In addition the components above, an apprenticeship is an exceedingly flexible option. They are aimed at, and succeed in, creating trade professionals that make up highly skilled workforces. A successful career is completely accessible for all.
Employer Benefits of Registered Apprenticeships
By utilizing a registered apprenticeship, prospective employers can build a pipeline of talented and highly skilled employees that have already gained the industry credentials necessary to succeed. Employees that have completed an apprenticeship have greater problem-solving ability within their field of knowledge and reduce the need for on-site supervision, meaning employers can utilize their more senior employees as needed. As the data shows, 94% of apprentices continue on with their employment after completing an apprenticeship, this means that employers reduce turnover rates and, additionally, improve their retention rates of employment. They also see less of a need for advertising and recruiting costs when a registered apprenticeship program is in place, as it fosters a diverse and inclusive culture of job-seekers who already willing to learn and work.
How to Create a Registered Construction Apprenticeship Program
Companies may be thinking, that sounds great! How can I create a registered apprenticeship program? Luckily, there are federal resources available through the Department of Labor’s Apprenticeship Toolkit. Any employer, big or small, can participate, whether the apprentice is a new hire or a current employee. Through the Workforce Innovation and Opportunity Act, there are over $1 billion available for employment and training service programs that provide support services in order to help jumpstart registered apprenticeship programs. Additionally, apprentices may be eligible for federal financial aid through Pell Grants and federal work-study grants that can average up to $3,000 per apprentice.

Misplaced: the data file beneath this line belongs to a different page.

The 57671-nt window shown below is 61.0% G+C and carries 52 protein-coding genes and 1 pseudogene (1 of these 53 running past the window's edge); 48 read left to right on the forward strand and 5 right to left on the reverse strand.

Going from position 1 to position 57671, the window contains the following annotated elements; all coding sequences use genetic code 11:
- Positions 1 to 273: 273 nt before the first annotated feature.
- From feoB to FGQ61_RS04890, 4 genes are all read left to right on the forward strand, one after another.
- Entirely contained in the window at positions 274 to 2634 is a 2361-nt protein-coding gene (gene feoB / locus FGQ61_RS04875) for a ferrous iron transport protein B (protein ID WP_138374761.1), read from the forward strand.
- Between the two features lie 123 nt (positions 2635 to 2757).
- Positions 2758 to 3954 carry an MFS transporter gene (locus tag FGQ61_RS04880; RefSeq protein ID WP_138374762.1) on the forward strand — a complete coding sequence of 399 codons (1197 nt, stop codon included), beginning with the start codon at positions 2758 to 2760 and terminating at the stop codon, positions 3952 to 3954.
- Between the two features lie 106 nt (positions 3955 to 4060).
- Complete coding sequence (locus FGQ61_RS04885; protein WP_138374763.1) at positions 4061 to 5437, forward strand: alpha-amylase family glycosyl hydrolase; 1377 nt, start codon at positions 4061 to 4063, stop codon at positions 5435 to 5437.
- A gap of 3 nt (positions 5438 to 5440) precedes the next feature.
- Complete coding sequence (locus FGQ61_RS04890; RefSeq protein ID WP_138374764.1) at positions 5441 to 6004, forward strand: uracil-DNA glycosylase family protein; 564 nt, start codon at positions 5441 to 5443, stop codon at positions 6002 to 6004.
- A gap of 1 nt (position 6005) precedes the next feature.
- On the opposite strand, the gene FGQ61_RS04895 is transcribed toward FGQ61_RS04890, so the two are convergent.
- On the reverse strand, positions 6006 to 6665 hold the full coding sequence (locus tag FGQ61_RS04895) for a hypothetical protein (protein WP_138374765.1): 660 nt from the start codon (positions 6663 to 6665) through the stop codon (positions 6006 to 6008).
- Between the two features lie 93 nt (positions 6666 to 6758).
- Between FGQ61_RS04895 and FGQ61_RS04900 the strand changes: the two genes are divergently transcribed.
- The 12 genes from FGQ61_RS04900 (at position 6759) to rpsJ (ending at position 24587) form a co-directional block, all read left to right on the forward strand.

So along with financial help available to potential job seekers, an employer won’t alone bear the additional cost of educating apprentices or the cost of creating an apprenticeship program.
Once a company’s registered apprenticeship program is in place, employers can list available apprenticeship positions that better enable job seekers to find your available workforce. Employers can also utilize and work with partners to expand a registered apprentice program once in place, with allies such as community colleges, workforce investment boards, local chambers of commerce, and state workforce development boards; there are so many ways to advance your workforce and your own company through apprenticeship programs, and so many willing to help.
Benefits of a Registered Program for the Apprentice